Friends of William Murphy believe the homeless man's death August 15th was the result of a bias attack. This memorial was erected at Epiphany Lutheran Church in Norwood, where Murphy helped maintain the garden. Police have ruled his death an accident.

Photo by: Eileen Markey

Friends of William Murphy believe the homeless man’s death August 15th was the result of a bias attack. This memorial was erected at Epiphany Lutheran Church in Norwood, where Murphy helped maintain the garden. Police have ruled his death an accident.

He was found on the sidewalk in the Norwood section of the Bronx, an ugly gash on his head, several ribs broken. William Murphy, who lived on the street, died from his injuries at St. Barnabas Hospital August 15th. His friends think he was the victim of a bias attack.

“I think he got jumped. Sometimes when he was drinking he’d fall, but I never saw him get a cut like that on his head,” says Terry, a homeless man who often drank with Murphy. “I really believe something happened to Billy. I really think these kids in this area, they’re focusing on us in Whalen Park [a local homeless hang-out]. They want to show they’re tough, so they beat up on someone who can’t beat back,” he adds.

A few weeks before Murphy’s death, another neighborhood homeless man was severely beaten. He remains hospitalized, says Sonia Decicco, who volunteers at Epiphany Lutheran Church on 206th Street where the men sometimes congregate. “To say Billy died by an accident, no way could that be. He had so many broken ribs, his face all destroyed. [The pastor] could barely recognize him,” she says.

Police have ruled Murphy’s death an accident. But if he was attacked, as neighborhood friends insist , he joined a rising number of homeless people who have become the victims of targeted violence, according to a study released last month by the National Coalition for Homelessness. Nearly one in three such attacks end in death.

Analyzing press reports and relying on interviews with unsheltered homeless people and with service providers, the study found increasing levels of violence against street homeless throughout the country in the past 10 years.

In the decade ending last year, 231 homeless people were murdered. In 2009, the study’s bloodiest year, 43 homeless people were killed in bias motivated attacks. They were stabbed, beaten with golf clubs, battered with skateboards and set ablaze. California and Florida were the most unsafe states, with researchers identifying 27 and 16 attacks, respectively, in 2009.

New York saw just one attack in 2009, and 34 since 1999. While New York City does not stand out among the most dangerous places to be homeless, those who sleep on the street and people who work with them say the city’s homeless are frequently the victims of crime.

“Unfortunately, there is no comprehensive, statistical data on this, but there is no question that homeless people are much more likely to be victims of violent crimes,” says Patrick Markee, Deputy Director of Policy and Communications for the Coalition for the Homeless in New York, which is independent of the national organization.

Lack of data on the victims of crime and homeless individuals’ reluctance to engage with the police mean many deaths that may be homicides are likely classified as accidents, and many assaults go unreported. “I would imagine many cases fall through the cracks,” Markee says.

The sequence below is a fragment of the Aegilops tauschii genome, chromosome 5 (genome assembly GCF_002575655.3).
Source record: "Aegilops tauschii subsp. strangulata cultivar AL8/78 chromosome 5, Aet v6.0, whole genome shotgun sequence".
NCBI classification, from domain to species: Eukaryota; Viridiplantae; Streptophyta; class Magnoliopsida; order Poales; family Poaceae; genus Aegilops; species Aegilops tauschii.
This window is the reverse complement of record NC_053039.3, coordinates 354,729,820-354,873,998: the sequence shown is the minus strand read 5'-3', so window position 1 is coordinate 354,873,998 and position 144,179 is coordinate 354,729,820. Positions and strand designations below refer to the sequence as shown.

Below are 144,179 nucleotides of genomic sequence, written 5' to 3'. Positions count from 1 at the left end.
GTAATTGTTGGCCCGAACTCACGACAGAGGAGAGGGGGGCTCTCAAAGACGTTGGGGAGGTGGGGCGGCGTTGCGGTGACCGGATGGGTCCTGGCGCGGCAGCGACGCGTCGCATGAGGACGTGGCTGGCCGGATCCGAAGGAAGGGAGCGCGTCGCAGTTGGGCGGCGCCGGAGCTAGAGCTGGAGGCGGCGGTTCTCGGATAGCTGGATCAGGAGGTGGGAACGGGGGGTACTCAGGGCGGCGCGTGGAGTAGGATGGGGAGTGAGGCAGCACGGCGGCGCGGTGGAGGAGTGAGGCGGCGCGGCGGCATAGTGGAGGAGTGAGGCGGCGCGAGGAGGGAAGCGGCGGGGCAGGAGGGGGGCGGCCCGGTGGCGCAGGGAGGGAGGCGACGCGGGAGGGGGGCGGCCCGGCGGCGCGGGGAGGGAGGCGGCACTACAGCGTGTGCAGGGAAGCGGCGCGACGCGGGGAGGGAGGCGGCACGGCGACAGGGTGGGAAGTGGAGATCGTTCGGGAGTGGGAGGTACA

The state assembly is mulling legislation that would include attacks on homeless people under the state’s hate crimes law, Markee says. “I expect by the end of the year we’ll see that introduced in Albany.”

For Jean Rice, a leader of the civil rights committee at Picture the Homeless , changing people’s attitudes toward homeless people would go a long way towards making them safe. “A lot of people think they are doing a public service if they beat up on some homeless person on the street,” says Rice, who himself spent several years living in and around Grand Central Terminal and Times Square. “On the weekend, youths come in to frequent the clubs. When these kids get intoxicated, and then they see a homeless person, they light his cardboard box on fire. They urinate on the person. They laugh. A lot of times they use racial slurs.”

Police are unlikely to help, Rice contends. “Police harassment leads to an atmosphere of violence against the homeless,” he says.

The National Coalition report makes a similar point, “There is a documented relationship between increased police action and the increasing numbers of hate crimes/violent acts against homeless people,” the report’s authors write. “Many of the cities mentioned in NCH’s bi-annual criminalization report are also cities where hate crimes against homeless individuals have frequently occurred.”

The NYPD did not respond to a request for comment on this finding.

Duwon Bryant, a college graduate and former U.S. Marine who slept on the A train while working as a vendor in Times Square after he was evicted from his apartment in 2005, says New Yorkers need to learn that people without homes are not criminals and not a menace.

“No one wants to accept the fact that sometimes you are homeless just because you are poor,” he says. Bryant, a member of Picture the Homeless, which for years has advocated for vacant buildings in New York to be made into affordable housing, adds: “We wouldn’t have these problems if finding an apartment weren’t so difficult,” he says.